The antitrust watchdog in South Korea said it will penalize Tesla 2.85 billion won ($2.2 million) for failing to inform its consumers that their electric vehicles had a reduced range when the temperature is low outside. The alleged infractions of the country’s advertising legislation might be a blow for the US automaker, which is looking to grow its footprint in the Asian country.
The Korea Fair Trade Commission (KFTC) said that from August 2019 until recently, Tesla’s official local website had overstated the driving ranges of its cars on a single charge, their fuel cost-effectiveness compared to gasoline vehicles, and the performance of its Superchargers. When the watchdog opened a probe in February last year, the Elon Musk-led company changed the advertisement on its Korean website.
Tesla does not mention the drop in driving range in below-freezing conditions on its South Korean website, but it does provide winter driving recommendations including pre-conditioning cars using external power sources and using its updated Energy app to monitor energy usage. According to the KFTC, the driving range of Tesla vehicles decreases in cold weather by up to 50.5% compared to how they are advertised online.
According to information from the nation’s environment ministry, a South Korean consumer group Citizens United for Consumer Sovereignty, stated in 2021 that the driving range of most EVs falls by up to 40% in freezing weather when batteries need to be heated, with Tesla incurring the most drop.
The KFTC quoted the long-range Model 3 example from Tesla and stated the company promised the car could drive more than 446 kilometers on a full charge. However, the battery performed far worse than the company marketed in most of the scenarios. In freezing conditions below minus 7 degrees Celsius, the Tesla model could travel only to 220.7 kilometers on a single charge, which is less than half of the claimed range. According to the antitrust regulator, Tesla used the word “up to” on its website in the US to highlight the vehicle’s maximum driving range, in contrast to the deceptive advertising employed here. Tesla also ran deceptive or overstated marketing on its V2 and V3 superchargers, as well as the amount of money that can be saved by charging.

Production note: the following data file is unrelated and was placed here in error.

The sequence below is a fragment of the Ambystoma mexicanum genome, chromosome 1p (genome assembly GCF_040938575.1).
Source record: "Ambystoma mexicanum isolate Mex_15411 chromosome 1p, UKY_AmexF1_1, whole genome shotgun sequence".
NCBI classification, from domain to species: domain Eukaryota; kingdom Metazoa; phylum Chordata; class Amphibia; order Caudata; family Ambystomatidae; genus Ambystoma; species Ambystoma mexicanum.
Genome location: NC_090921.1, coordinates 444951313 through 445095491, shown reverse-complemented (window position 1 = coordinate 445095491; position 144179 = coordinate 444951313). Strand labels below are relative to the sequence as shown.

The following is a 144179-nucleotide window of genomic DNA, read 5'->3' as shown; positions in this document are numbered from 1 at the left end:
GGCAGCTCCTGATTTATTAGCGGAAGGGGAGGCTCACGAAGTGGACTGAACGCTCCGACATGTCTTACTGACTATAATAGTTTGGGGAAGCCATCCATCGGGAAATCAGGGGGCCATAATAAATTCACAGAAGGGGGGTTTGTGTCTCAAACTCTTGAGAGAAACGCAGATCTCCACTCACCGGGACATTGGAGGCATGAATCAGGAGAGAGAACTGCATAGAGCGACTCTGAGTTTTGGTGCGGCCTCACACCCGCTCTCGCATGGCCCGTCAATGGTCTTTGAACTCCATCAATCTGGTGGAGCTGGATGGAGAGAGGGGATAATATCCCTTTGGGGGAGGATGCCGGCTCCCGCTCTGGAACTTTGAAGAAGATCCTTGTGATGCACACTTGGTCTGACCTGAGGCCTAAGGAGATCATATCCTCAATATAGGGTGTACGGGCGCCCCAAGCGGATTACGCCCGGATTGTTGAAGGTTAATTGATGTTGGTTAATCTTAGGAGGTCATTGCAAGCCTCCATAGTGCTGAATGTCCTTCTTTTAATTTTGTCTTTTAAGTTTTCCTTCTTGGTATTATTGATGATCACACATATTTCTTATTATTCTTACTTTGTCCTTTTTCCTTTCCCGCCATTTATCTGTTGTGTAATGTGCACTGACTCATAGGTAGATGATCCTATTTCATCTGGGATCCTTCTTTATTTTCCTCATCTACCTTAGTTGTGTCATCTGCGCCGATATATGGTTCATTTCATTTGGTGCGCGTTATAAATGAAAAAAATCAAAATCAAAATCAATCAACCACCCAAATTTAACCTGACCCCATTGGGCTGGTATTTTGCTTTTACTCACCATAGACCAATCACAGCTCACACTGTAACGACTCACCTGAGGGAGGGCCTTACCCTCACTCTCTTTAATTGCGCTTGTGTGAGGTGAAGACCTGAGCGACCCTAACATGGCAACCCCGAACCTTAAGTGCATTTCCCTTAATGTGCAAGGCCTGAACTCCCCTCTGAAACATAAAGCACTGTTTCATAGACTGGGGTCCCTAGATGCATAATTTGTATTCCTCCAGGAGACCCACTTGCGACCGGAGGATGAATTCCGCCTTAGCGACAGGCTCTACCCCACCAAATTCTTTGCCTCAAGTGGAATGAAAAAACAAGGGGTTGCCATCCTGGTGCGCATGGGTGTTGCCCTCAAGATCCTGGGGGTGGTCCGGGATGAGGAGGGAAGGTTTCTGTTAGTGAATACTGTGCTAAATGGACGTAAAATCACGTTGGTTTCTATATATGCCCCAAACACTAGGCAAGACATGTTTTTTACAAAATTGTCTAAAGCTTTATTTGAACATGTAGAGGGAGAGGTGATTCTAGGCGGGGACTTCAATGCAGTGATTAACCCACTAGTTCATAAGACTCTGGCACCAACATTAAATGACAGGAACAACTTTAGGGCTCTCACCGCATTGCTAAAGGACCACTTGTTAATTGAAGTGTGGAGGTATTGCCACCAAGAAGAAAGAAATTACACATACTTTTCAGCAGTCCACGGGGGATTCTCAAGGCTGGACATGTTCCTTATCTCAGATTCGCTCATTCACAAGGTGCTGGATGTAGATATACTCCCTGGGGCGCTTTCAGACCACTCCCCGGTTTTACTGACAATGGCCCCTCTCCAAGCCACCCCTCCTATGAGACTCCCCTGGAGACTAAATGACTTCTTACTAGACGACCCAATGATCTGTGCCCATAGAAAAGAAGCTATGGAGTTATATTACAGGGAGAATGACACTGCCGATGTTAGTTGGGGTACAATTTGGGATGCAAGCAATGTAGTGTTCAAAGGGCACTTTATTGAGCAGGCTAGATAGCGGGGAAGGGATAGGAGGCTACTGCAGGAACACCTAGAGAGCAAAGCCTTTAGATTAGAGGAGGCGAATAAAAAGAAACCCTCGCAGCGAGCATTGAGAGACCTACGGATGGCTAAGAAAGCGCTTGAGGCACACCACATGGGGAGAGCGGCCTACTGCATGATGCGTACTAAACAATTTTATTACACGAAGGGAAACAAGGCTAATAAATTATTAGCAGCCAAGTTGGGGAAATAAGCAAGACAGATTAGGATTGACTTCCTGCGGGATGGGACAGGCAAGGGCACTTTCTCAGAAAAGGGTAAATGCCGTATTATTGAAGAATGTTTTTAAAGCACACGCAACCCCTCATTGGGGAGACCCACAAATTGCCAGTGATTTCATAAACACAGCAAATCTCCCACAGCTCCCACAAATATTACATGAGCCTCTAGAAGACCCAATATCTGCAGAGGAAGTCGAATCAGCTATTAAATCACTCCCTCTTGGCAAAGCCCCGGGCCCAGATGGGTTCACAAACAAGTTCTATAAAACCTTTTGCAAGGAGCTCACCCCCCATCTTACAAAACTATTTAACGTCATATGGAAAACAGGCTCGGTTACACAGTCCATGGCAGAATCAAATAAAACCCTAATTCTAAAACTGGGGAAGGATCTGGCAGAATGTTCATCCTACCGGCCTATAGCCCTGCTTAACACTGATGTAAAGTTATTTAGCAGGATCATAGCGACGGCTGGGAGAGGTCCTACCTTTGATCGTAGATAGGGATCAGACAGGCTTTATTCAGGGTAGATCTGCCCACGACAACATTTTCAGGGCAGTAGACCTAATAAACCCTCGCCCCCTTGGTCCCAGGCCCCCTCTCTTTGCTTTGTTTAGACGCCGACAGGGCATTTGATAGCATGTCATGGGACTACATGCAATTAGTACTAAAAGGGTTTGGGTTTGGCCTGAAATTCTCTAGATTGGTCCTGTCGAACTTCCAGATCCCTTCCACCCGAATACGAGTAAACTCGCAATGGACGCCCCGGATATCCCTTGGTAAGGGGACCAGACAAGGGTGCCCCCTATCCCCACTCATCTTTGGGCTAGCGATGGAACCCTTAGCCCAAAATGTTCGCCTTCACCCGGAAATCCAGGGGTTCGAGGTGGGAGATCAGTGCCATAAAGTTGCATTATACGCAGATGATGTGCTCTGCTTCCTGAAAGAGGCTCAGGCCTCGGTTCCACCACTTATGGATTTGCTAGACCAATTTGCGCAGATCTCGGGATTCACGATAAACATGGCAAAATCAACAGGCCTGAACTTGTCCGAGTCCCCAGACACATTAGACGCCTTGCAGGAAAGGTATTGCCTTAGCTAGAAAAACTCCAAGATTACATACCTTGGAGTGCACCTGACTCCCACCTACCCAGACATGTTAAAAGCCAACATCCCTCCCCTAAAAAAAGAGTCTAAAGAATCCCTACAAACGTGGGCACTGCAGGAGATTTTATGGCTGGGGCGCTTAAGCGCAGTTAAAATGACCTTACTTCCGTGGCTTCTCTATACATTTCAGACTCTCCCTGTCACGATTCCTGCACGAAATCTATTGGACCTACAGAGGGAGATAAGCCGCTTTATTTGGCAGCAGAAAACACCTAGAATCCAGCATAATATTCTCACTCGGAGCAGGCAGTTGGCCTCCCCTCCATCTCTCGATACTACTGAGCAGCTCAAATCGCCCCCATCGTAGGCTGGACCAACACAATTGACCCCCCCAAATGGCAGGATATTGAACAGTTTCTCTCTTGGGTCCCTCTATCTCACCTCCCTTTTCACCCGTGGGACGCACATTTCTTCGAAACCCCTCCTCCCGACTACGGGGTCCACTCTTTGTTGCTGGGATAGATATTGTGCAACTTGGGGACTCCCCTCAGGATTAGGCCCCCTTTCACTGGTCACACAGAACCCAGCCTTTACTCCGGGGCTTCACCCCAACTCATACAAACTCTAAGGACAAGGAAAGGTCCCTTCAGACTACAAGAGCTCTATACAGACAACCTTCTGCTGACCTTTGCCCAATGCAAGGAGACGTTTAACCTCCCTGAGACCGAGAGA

According to the KFTC, the company prevented customers from making fair deals by providing false information about the factors EV purchasers would most likely consider before purchasing.
Tesla was also thought to have broken the e-commerce transaction law in South Korea. When buying its automobiles online, Tesla asks for 100,000 won as a deposit from local buyers. Even if consumers changed their minds and canceled their purchases before the automobiles arrived, the deposits were nonrefundable. As a result, Tesla gathered a total of 95.2 million won in fees between January 2020 and January 2021, which they referred to as “cancellation penalties.”
The antitrust watchdog also noted that although local customers could place their orders online, they could only cancel them by calling the customer support line. The FTC viewed it as an infringement of customers’ rights to cancel orders and imposed a correction order, as well as a 1 million won penalty on Tesla for violations of the Electronic Commerce Act.
This development could make it more difficult for South Korean President Yoon Suk Yeol to implement his plans to provide “tailored” incentives to Tesla in order to persuade them to build an electric car ‘gigafactory’. For false advertising regarding the gas emissions of its diesel passenger vehicles, the KFTC slapped German automaker Mercedes-Benz, and its Korean subsidiary with 20.2 billion won last year.
The antitrust agency pledged to make every effort to provide accurate and trustworthy information to customers by regularly monitoring the businesses’ unethical behavior.